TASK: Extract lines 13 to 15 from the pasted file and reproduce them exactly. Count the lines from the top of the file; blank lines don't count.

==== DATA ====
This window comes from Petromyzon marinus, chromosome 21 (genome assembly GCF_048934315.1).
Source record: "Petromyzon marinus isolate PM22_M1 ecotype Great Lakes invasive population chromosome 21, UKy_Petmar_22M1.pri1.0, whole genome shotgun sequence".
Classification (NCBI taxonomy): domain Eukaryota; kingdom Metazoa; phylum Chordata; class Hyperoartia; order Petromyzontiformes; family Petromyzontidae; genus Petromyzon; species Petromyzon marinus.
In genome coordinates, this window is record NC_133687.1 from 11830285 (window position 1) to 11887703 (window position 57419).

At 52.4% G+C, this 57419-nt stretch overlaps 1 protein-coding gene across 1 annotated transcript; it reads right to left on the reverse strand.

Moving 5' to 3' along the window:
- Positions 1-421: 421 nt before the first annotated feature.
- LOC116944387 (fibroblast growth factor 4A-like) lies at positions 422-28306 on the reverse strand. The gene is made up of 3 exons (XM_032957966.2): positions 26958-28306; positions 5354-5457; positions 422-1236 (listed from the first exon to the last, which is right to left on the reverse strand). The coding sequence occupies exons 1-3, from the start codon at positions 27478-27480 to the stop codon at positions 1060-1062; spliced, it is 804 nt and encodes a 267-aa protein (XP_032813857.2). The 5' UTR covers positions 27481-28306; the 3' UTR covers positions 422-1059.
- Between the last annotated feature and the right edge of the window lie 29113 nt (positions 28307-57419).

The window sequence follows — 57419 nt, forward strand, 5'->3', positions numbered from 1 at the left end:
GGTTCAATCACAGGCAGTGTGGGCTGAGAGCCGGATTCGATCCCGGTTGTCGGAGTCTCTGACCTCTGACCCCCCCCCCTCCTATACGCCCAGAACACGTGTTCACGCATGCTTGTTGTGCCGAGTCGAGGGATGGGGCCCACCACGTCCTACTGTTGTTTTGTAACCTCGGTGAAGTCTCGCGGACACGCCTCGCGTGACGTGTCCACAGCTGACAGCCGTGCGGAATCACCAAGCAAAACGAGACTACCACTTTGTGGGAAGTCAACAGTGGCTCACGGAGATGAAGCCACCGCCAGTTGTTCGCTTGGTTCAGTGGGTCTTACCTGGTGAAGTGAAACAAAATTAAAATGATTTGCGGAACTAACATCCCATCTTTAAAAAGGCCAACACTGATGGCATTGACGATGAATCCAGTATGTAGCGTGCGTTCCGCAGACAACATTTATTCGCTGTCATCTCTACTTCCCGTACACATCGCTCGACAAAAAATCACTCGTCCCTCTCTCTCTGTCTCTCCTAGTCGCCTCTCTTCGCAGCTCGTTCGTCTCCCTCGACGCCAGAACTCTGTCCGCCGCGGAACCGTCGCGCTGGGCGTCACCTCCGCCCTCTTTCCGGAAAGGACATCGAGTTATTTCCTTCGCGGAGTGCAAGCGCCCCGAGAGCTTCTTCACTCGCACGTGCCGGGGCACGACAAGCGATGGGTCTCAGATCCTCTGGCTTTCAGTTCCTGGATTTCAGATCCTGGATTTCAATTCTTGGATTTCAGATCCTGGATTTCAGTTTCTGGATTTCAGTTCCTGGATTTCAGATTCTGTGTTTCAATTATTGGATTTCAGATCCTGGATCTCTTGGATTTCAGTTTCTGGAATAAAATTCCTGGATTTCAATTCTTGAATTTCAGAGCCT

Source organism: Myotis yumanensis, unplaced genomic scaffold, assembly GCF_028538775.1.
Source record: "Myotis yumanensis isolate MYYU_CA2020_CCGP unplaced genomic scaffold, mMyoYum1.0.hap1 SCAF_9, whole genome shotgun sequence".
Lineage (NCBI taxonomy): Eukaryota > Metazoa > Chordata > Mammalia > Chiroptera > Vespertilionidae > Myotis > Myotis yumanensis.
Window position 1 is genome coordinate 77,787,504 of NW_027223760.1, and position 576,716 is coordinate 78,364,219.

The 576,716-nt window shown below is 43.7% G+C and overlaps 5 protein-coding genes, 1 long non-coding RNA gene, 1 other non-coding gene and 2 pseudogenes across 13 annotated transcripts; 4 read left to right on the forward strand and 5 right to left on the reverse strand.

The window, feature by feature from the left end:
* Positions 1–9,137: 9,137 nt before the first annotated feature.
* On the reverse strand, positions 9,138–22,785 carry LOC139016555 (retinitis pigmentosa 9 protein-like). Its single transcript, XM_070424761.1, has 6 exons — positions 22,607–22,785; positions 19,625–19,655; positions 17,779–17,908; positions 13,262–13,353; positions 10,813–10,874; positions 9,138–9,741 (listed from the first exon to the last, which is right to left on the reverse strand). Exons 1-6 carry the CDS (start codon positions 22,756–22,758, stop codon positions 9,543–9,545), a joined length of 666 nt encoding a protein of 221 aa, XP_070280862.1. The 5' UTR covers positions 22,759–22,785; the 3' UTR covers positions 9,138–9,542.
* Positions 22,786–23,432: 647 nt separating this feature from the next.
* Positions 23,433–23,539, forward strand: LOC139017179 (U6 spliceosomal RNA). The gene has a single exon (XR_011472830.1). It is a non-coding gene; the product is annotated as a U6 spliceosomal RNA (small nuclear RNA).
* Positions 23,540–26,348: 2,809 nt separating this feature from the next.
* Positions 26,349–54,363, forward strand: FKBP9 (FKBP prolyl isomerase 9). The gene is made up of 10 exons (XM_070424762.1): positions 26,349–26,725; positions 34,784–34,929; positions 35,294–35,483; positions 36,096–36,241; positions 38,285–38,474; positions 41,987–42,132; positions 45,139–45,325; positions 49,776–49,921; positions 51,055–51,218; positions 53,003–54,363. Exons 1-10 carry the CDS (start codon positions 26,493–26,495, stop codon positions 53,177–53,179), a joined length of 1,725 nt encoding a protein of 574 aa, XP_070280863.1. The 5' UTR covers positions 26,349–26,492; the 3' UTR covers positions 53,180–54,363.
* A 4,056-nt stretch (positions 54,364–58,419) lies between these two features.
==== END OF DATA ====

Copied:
Source record: "Myotis yumanensis isolate MYYU_CA2020_CCGP unplaced genomic scaffold, mMyoYum1.0.hap1 SCAF_9, whole genome shotgun sequence".
Lineage (NCBI taxonomy): Eukaryota > Metazoa > Chordata > Mammalia > Chiroptera > Vespertilionidae > Myotis > Myotis yumanensis.
Window position 1 is genome coordinate 77,787,504 of NW_027223760.1, and position 576,716 is coordinate 78,364,219.